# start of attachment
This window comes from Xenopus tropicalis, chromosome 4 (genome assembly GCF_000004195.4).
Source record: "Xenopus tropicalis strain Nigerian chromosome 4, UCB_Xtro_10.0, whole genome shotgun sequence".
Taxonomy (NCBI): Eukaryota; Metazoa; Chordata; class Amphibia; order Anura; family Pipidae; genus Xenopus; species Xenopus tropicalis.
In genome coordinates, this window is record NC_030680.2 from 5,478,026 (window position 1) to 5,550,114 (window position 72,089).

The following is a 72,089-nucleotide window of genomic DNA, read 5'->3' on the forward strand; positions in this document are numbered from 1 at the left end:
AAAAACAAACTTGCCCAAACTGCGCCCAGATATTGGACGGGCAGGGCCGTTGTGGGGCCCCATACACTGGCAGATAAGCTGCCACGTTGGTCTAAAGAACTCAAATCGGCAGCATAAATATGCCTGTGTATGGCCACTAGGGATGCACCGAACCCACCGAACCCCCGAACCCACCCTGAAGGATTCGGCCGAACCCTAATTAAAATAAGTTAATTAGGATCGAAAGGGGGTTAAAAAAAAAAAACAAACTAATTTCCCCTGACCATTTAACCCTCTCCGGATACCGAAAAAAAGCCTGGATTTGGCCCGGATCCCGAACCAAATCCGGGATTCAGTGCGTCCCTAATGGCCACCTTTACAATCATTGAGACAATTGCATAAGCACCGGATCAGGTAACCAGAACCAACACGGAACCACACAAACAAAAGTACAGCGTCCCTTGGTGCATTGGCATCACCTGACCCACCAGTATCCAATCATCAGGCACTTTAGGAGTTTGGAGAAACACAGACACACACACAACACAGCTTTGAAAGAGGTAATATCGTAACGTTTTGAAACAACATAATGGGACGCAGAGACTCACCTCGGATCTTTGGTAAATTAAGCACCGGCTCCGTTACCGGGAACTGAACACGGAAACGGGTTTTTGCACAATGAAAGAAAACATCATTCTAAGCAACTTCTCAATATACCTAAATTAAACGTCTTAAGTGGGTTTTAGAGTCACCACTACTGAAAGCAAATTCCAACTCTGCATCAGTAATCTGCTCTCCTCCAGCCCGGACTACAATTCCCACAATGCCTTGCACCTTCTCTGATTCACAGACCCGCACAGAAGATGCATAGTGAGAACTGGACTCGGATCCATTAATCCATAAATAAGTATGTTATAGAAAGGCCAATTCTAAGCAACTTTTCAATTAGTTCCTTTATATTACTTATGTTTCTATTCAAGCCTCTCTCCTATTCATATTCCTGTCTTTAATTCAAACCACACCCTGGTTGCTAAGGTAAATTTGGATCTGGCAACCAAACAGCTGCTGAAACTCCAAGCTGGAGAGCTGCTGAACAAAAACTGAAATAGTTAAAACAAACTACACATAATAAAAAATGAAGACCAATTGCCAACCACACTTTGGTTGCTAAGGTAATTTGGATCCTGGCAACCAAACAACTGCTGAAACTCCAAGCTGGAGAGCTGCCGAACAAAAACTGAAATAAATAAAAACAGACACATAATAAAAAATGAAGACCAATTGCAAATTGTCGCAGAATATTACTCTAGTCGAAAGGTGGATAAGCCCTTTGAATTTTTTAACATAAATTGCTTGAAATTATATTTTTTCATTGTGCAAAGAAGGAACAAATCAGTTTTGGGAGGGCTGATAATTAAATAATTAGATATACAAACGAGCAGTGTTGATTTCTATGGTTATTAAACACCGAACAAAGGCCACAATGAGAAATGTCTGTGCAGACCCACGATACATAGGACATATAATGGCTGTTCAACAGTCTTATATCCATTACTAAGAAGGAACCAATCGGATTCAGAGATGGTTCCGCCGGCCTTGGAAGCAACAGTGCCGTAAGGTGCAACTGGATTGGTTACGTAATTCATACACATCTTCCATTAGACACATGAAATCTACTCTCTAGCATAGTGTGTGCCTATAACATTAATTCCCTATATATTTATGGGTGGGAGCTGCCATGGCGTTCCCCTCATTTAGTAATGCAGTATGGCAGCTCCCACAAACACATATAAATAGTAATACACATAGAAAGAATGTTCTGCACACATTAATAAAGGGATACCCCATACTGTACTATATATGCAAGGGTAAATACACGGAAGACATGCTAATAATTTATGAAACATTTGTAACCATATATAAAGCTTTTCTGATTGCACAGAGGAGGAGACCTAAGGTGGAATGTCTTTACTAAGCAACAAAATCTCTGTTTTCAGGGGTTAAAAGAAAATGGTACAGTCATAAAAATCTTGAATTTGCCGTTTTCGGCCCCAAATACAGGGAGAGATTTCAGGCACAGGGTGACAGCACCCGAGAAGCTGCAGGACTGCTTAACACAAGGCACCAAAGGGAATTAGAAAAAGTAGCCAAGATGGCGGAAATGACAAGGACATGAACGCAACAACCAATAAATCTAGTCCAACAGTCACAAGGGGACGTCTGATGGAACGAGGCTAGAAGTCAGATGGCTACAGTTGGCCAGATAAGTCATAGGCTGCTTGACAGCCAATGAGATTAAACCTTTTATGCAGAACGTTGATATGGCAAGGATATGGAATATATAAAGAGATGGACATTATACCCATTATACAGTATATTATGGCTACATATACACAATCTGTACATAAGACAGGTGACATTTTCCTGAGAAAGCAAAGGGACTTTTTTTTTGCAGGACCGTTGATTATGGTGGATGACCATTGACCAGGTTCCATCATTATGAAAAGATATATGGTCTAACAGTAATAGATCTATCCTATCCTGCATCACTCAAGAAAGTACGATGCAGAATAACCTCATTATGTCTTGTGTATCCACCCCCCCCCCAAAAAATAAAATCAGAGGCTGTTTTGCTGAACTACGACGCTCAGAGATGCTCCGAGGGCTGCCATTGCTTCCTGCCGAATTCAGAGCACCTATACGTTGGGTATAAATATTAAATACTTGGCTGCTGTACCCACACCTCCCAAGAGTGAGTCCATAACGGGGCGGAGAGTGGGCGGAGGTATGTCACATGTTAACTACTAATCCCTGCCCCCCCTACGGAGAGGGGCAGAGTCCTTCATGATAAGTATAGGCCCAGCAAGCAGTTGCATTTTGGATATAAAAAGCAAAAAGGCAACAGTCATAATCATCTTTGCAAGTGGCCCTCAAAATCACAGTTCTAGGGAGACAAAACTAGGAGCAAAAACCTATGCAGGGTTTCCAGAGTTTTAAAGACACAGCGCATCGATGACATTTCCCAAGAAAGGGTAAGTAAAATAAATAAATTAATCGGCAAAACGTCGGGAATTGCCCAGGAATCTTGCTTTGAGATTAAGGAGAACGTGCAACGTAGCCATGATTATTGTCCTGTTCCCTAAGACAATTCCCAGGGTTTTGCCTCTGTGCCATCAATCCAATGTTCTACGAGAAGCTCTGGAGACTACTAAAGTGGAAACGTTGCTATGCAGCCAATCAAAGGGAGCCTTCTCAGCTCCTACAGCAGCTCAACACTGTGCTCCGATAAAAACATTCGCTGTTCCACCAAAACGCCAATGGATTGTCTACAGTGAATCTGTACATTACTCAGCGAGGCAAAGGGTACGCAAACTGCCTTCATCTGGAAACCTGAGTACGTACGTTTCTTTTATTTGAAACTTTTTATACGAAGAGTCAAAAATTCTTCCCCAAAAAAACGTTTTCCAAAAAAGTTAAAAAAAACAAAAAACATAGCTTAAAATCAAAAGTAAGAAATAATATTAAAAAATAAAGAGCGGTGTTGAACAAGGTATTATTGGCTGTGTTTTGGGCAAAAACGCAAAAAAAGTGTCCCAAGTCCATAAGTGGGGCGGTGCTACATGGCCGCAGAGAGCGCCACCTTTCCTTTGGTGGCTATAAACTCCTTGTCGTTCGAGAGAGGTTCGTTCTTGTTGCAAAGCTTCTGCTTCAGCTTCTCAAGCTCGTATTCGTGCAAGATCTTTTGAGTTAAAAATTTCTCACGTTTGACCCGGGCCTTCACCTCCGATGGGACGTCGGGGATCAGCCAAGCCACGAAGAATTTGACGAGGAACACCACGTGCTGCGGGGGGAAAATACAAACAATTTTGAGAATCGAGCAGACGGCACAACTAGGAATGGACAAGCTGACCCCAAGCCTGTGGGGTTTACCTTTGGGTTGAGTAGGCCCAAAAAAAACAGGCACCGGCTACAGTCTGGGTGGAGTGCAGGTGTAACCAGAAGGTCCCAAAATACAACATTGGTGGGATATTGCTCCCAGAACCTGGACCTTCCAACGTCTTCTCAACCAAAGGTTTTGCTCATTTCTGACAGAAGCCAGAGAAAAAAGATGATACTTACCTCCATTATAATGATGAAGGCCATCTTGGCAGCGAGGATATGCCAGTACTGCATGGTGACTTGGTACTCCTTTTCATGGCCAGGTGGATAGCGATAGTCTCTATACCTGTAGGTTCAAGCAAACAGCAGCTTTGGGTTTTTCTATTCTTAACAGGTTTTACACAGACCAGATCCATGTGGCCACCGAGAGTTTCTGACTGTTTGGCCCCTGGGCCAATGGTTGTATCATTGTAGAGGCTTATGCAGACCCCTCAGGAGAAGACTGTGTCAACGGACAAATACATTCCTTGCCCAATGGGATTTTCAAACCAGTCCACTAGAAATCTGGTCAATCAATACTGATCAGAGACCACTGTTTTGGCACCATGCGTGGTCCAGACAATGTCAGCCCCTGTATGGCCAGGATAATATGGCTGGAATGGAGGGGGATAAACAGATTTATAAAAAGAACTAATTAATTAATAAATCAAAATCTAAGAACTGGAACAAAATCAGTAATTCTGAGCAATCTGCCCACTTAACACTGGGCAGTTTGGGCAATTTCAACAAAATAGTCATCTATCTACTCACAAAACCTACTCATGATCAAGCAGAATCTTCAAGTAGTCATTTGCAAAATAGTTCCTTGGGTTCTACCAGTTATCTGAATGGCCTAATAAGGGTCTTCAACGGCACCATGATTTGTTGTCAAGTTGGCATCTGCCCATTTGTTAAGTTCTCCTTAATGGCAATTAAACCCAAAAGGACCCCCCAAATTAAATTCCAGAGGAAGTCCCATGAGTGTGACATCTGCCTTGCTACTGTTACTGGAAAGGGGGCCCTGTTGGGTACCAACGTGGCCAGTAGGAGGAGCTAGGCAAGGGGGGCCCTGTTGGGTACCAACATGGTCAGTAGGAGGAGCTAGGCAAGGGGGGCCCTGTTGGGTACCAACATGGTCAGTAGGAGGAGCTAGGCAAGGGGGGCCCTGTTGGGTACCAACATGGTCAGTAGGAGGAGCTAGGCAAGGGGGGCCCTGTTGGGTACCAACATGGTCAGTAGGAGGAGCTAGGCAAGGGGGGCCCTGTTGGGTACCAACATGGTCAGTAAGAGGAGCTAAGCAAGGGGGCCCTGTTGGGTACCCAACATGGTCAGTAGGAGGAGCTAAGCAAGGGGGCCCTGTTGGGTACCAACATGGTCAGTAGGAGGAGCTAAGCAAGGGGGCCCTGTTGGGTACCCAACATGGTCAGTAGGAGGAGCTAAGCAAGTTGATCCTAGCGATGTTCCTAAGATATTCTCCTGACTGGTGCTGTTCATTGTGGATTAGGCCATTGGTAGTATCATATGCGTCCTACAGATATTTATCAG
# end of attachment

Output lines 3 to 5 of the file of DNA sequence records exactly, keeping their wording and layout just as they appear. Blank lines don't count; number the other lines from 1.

Taxonomy (NCBI): Eukaryota; Metazoa; Chordata; class Amphibia; order Anura; family Pipidae; genus Xenopus; species Xenopus tropicalis.
In genome coordinates, this window is record NC_030680.2 from 5,478,026 (window position 1) to 5,550,114 (window position 72,089).

The following is a 72,089-nucleotide window of genomic DNA, read 5'->3' on the forward strand; positions in this document are numbered from 1 at the left end: